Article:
All plates were analyzed by one team’s microbiologist and quantified as colony forming units per plate (CFU/plate). In the present study, the way of passive measuring CFUs was used by settle plate method instead of other passive one such as swab or active method such as impactor air sampler [12, 20, 22, 23] because the risk of failing to catch the bacteria on the swab was considered greater compared to the settle plates [20]. airborne bacterial contamination of the PSBTs was then passively measured by 6 agar plates placed on each them.

The ager plates (9 cm in diameter) were purchased from a Clinical Microbiology Laboratory, Kashan, Iran. The laboratory was performed to control quality of every batch of them before to delivery. The collected 5% Sheep blood agar and MacConkey agar plates were incubated at 36 °C under aerobic conditions. Those were evaluated (e.g. staining, microscopic, and biochemical properties of the microorganisms) by the expert microbiologist at the clinical Microbiology Laboratory, Kashan University Hospital.

After 24–48 hour of incubation, bacterial growth was determined quantitatively by counting CFUs/plate and classified according to species. The Standard Antimicrobial susceptibility testing (AST) for staphylococcus and Enterobacter species was performed by the Kirby-Bauer disk diffusion test (6.4 mm; Padtan-TEB Co., Tehran, Iran) for Azithromycin (10 mg), Rifampin (5 mg), clindamycin (2 mg), gentamicin (10 mg), Co. trimoxazole/Sulfamethoxazole (1.25 mg), Ceftazidime (30 mg), Amikacin (30 mg), Meropenem (10 mg), Cefepime (30 mg), Piperacillin (10 mg), Ceftriaxone (30 mg), Ampicillin (10 mg), and Cefotaxime (30 mg) with a 0.5 McFarland bacterial suspension in 0.85% NaCl on Mueller-Hinton agar plates (Merck KGaA, Darmstadt, Germany).

After 16–20 hour of incubation at 36 °C, the inhibition zone diameters were measured and each isolation was evaluated according to a standard protocol (The Clinical and Laboratory Standards Institute [CLSI] on AST [https://clsi.org]). Considered multidrug resistant (MDR), If detected bacteria were resistant to at least three of the antibiotic groups tested.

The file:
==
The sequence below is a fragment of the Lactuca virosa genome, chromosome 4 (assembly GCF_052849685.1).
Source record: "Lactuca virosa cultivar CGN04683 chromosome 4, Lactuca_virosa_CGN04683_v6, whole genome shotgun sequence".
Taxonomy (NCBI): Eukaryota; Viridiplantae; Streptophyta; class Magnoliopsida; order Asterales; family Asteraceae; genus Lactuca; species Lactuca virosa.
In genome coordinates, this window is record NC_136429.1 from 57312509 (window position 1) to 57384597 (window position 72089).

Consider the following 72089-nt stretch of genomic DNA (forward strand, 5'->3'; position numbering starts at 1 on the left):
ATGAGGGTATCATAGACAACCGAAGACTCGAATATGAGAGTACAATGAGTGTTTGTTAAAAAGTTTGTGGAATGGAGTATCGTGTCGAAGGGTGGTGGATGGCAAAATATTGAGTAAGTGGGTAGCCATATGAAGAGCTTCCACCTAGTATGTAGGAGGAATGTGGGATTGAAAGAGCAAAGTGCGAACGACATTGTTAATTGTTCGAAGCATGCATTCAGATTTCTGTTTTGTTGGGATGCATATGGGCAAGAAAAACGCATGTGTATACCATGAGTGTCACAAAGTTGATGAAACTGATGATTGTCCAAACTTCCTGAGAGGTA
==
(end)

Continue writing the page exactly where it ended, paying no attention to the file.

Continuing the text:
Statistical analysis

Data analysis was performed via descriptive statistics (frequency [Percentage] and Mean [SD]) and statistical tests (Kruskal–Wallis [KW] test followed by post hoc Mann-Whitney U-test and Bonferroni correction test) using IBM SPSS version 22.0 (IBM Corp., Armonk, NY, USA). Statistical significance was considered when P-value < 0.05.

Results

In the present study 2361 bacterial colony with different bacterial species were found on 442 (48.1%) blood agar plates from 918 plates, with the most common being coagulase-negative Staphylococcus (n:1801 [46.6%]) followed by Corynebacterium diphtheria (n: 226 [14.2%]) and Bacillus spp. (n: 207 [13.9%]). Of 2361 bacterial colony isolated, 4 pathogenic colonies (Staphylococcus aureus [n:2]; Enterobacter species [n:2]) that in terms of AST were tested. Both isolated Staphylococcus aureus colony were resistant to Azithromycin and Clindamycin antibiotic disc and both isolated Enterobacter species were resistant to Ampicillin.

Covering the PSBTs during static periods resulted in a lower bioburden of ABCPs underneath the covers compared to on top of the covers at five time points 60, 120, 180, 240 min and 24 hours. Interestingly, there was no significant difference in the bioburden of ABCPs beneath the covers when, Group 2 and 3 at the mentioned time points were directly compared (Table 2). Also, there was no significant difference between the bioburden of ABCPs on top of each of the covers in Group 2,3 and PSBTs no cover in Group 1 at all (Tables 2, 3).